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Cost overruns in transport infrastructure

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Cost overruns in transport infrastructure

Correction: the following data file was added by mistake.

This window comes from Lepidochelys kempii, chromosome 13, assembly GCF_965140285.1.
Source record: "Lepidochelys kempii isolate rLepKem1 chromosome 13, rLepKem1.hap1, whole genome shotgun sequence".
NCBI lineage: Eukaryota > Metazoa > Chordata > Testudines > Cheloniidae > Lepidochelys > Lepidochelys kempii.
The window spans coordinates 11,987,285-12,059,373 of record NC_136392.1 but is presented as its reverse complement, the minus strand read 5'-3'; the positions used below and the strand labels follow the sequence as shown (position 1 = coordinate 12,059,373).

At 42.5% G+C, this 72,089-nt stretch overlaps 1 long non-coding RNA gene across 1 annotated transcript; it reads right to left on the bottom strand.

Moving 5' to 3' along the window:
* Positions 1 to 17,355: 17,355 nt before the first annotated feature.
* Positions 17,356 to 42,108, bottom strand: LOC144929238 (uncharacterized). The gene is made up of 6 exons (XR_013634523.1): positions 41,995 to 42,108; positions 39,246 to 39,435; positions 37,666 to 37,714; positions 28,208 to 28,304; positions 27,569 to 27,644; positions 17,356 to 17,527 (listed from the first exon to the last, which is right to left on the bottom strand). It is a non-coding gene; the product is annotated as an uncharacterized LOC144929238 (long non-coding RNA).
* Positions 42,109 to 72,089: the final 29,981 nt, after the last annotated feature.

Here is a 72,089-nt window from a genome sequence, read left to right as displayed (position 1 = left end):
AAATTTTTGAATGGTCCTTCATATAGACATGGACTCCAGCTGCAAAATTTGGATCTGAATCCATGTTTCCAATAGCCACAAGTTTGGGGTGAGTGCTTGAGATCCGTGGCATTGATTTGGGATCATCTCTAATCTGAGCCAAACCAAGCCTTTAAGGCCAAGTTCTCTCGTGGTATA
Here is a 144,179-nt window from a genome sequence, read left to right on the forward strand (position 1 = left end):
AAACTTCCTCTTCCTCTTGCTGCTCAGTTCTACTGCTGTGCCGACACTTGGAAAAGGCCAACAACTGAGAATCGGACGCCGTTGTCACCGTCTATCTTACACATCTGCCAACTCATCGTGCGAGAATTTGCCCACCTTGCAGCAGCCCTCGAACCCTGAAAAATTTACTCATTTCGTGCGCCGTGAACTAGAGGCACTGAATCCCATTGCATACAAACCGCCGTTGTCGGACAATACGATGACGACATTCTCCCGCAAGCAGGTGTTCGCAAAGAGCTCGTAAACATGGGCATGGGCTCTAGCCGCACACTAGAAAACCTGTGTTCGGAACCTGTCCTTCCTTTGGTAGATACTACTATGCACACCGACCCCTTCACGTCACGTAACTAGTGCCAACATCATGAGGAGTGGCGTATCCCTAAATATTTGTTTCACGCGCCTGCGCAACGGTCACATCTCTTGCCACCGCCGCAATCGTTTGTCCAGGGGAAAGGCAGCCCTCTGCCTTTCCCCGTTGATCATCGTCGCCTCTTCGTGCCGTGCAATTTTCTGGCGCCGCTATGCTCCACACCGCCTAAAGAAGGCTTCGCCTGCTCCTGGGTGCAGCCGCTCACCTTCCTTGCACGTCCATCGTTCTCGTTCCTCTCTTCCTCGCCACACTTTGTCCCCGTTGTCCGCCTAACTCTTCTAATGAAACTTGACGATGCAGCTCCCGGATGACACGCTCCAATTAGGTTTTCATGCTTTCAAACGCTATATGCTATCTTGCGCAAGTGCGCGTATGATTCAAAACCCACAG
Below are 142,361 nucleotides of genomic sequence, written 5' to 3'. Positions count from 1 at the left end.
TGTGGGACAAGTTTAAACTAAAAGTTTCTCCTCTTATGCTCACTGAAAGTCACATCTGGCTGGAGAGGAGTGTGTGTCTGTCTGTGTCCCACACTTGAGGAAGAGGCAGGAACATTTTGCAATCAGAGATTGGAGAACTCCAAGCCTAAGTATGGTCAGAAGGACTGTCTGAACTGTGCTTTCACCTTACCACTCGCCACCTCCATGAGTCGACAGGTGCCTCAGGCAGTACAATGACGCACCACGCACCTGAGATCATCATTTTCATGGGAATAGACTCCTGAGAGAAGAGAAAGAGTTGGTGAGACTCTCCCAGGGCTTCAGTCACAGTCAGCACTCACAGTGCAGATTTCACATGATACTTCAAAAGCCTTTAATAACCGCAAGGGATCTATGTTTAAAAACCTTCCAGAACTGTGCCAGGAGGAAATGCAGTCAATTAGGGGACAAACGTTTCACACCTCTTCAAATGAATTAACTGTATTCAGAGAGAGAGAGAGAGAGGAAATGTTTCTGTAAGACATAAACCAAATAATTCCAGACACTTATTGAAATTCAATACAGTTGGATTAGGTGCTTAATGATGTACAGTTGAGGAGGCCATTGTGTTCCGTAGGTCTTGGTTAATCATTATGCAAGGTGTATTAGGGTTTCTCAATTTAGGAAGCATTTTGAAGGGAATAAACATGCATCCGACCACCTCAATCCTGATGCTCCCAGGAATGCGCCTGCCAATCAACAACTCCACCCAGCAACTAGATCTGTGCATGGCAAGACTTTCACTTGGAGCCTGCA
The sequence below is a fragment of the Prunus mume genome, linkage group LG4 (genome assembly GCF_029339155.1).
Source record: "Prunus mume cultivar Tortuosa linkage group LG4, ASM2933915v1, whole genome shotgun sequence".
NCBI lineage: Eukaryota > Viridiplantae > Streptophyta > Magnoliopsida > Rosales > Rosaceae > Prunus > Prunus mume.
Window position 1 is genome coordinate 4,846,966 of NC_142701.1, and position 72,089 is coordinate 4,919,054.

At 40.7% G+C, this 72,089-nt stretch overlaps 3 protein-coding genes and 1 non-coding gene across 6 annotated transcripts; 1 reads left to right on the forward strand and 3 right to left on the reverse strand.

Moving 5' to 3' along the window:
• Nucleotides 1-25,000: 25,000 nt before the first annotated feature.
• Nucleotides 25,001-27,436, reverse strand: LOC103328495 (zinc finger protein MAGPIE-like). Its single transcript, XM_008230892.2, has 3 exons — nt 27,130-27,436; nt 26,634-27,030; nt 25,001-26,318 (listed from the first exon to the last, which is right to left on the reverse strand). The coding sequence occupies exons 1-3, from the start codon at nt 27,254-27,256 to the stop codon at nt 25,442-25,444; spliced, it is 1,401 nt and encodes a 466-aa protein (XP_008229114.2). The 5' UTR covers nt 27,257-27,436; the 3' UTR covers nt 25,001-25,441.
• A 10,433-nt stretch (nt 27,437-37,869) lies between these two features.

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  Cost overruns in transport infrastructure Grattan Institute SupportFounding members Affiliate Partners GoogleMedibank PrivateSusan McKinnon Foundation Senior Affiliates EYPwCThe Scanlon FoundationWesfarmers Affiliates AshurstCorrsDeloitteGE ANZThe Myer FoundationUrbisWestpac Grattan Institute Report No. 2016-13, October 2016 This report was written by Marion Terrill, Transport Program Director,and Lucille Danks, Associate, Grattan Institute. Brendan Coates, OwainEmslie, Hugh Parsonage and James Button made substantialcontributions to the report.We would like to thank Deloitte for access to the Deloitte InvestmentMonitor. We would also like to thank numerous people from the publicpolicy community for their helpful comments. The opinions in this reportare those of the authors and do not necessarily represent the views ofGrattan Institute’s founding members, affiliates, individual boardmembers, reference group members or reviewers. Any remainingerrors or omissions are the responsibility of the authors.Grattan Institute is an independent think-tank focused on Australianpublic policy. Our work is independent, practical and rigorous. We aimto improve policy outcomes by engaging with both decision-makers andthe community. For further information on the Institute’s programs, or to join our mailing list, please goto: http://www.grattan.edu.au/  This report may be cited as: Terrill, M. and Danks, L.,2016,  Cost overruns in transport infrastructure  , Grattan InstituteISBN: 978-1-925015-92-8All material published or otherwise created by Grattan Institute is licensed under aCreative Commons Attribution-NonCommercial-ShareAlike 3.0 Unported License Grattan Institute 2016 2  Cost overruns in transport infrastructure Overview Over the past 15 years, Australian governments have spent $28 billionmore on transport infrastructure than they told taxpayers they would.The cost overruns amounted to nearly a quarter of total project bud-gets. Both Western Australia’s Forrest Highway between Perth and Bunbury and New South Wales’ Hunter Expressway cost over five times the amounts initially promised. Yet despite their sometimes staggeringsize, cost overruns attract little public attention. There is little interest in understanding and fixing the underlying causes. For the first time in Australia, this report investigates the cost outcomesof all 836 projects valued at $20 million or more and planned or builtsince 2001. It finds that most problems are caused by a relatively smallnumber of projects. Ninety per cent of Australia’s cost overrun problem is explained by 17 per cent of projects that exceed their promised cost by more than half. Premature announcement – when a politician promises to build a roador rail line at a particular cost, often in the lead-up to an election – is thebiggest culprit. Although only 32 per cent of projects were announced early, these projects led to 74 per cent of the value of cost overruns over the past 15 years. Prematurely announced projects need larger costupgrades not just early on, but throughout their funding approval and construction phases. Analysing cost overruns from the first funding promise is not commonpractice, but it should be. Once politicians have announced a project,they and the public treat that announcement as a commitment. They are right to do so: two thirds of projects end up being built. Promising to build infrastructure for less than it finally costs makesinfrastructure projects seem more attractive than they really are. Under- stating costs also makes it impossible for decision-makers to differentiate good projects from bad ones. With more accurate numbers, we would often spend the money on other priorities. All main political parties have committed to sound analysis and planning of infrastructure, to avoiding waste, and to making decisions with broadsocial benefit. But in practice they continue to announce projects before they have been properly assessed. Governments should have to table business cases in parliament whencommitting to projects. Stand-alone legislation should be used for bigprojects to encourage bipartisanship when risk and complexity are high. Once a project is completed, governments should report to the public on how it performed against the cost-benefit estimates behind the srcinal investment decision. Producing more reliable cost estimates is vital. Current cost estimationguidance is inconsistent, omits valuable tools, and can’t draw on previ-ous projects because we don’t collect the data. Governments set asidelarge contingency funds for every project, and on many projects this is ultimately spent on add-ons that are poor value for money. Even today, multi-billion dollar projects such as Melbourne’s WesternDistributor, Sydney’s WestConnex and the Inland Rail from Melbourne to Brisbane have much less provision for the worst case than experience would suggest is prudent. We must start to learn from history. Ourinfrastructure systems should promise what is worth having, and then deliver what is promised.Grattan Institute 2016 3  Cost overruns in transport infrastructure Table of contents Overview . . . . . . . . . . . . . . . . . . . . . . . . . . . . . . . . 3Recommendations . . . . . . . . . . . . . . . . . . . . . . . . . . . 71 The extent of cost overruns . . . . . . . . . . . . . . . . . . . . . 92  Premature announcements cause larger and more persistent cost overruns . . . . . . . . . . . . . . . . . . . . . . . . . . . . 163 The costs of cost overruns . . . . . . . . . . . . . . . . . . . . . 254 How to improve cost estimation . . . . . . . . . . . . . . . . . . 295 How to manage exceptional circumstances cost-effectively . . . 396 Conclusion . . . . . . . . . . . . . . . . . . . . . . . . . . . . . 43A Risk appendix . . . . . . . . . . . . . . . . . . . . . . . . . . . . 44B Methodological appendix . . . . . . . . . . . . . . . . . . . . . . 62Grattan Institute 2016 4  Cost overruns in transport infrastructure List of Figures 1.1 Large cost overruns are uncommon, but expensive . . . . . . . . . . . . . . . . . . . . . . . . . . . . . . . . . . . . . . . . . . . . . . . . . . . . . 91.2 This report analyses over nine times more Australian projects than previous studies . . . . . . . . . . . . . . . . . . . . . . . . . . . . . . . . . . . 101.3 Project lifecycle begins when the project is announced . . . . . . . . . . . . . . . . . . . . . . . . . . . . . . . . . . . . . . . . . . . . . . . . . . . 111.4 Cost overruns are likely to be even higher than we report . . . . . . . . . . . . . . . . . . . . . . . . . . . . . . . . . . . . . . . . . . . . . . . . . 121.5 Most cost overruns are not attributable to scope changes . . . . . . . . . . . . . . . . . . . . . . . . . . . . . . . . . . . . . . . . . . . . . . . . . 131.6 Forrest Highway cost estimates . . . . . . . . . . . . . . . . . . . . . . . . . . . . . . . . . . . . . . . . . . . . . . . . . . . . . . . . . . . . . . . 152.1 The projects with early initial cost announcements account for most of the value of cost overruns . . . . . . . . . . . . . . . . . . . . . . . . . . . . 162.2 Projects announced prematurely have larger cost overruns at all stages of the project lifecycle . . . . . . . . . . . . . . . . . . . . . . . . . . . . . 172.3 Alstonville bypass cost estimates . . . . . . . . . . . . . . . . . . . . . . . . . . . . . . . . . . . . . . . . . . . . . . . . . . . . . . . . . . . . . . 182.4 The vast majority of committed money from all three major parties is for projects not endorsed by Infrastructure Australia . . . . . . . . . . . . . . 192.5 Hunter Expressway cost estimates . . . . . . . . . . . . . . . . . . . . . . . . . . . . . . . . . . . . . . . . . . . . . . . . . . . . . . . . . . . . . 213.1 Two thirds of cost overruns occur prior to construction commencing . . . . . . . . . . . . . . . . . . . . . . . . . . . . . . . . . . . . . . . . . . . . 253.2 Ipswich Motorway cost estimates . . . . . . . . . . . . . . . . . . . . . . . . . . . . . . . . . . . . . . . . . . . . . . . . . . . . . . . . . . . . . . 273.3 Few projects are cancelled once announced . . . . . . . . . . . . . . . . . . . . . . . . . . . . . . . . . . . . . . . . . . . . . . . . . . . . . . . . 284.1 Experts systematically underestimate the likelihood of cost overruns . . . . . . . . . . . . . . . . . . . . . . . . . . . . . . . . . . . . . . . . . . . 294.2 Cost overruns are more common and larger, on average, among big projects . . . . . . . . . . . . . . . . . . . . . . . . . . . . . . . . . . . . . . 304.3 Both road and rail projects suffer from cost overruns, but at different stages . . . . . . . . . . . . . . . . . . . . . . . . . . . . . . . . . . . . . . . 314.4 Australia’s various guidelines on transport risk measurement do not recommend any approach consistently . . . . . . . . . . . . . . . . . . . . . . 334.5 Key risk measurement and management concepts . . . . . . . . . . . . . . . . . . . . . . . . . . . . . . . . . . . . . . . . . . . . . . . . . . . . . 355.1 Small contingencies can achieve a lot when they are managed at the portfolio level . . . . . . . . . . . . . . . . . . . . . . . . . . . . . . . . . . . 41Grattan Institute 2016 5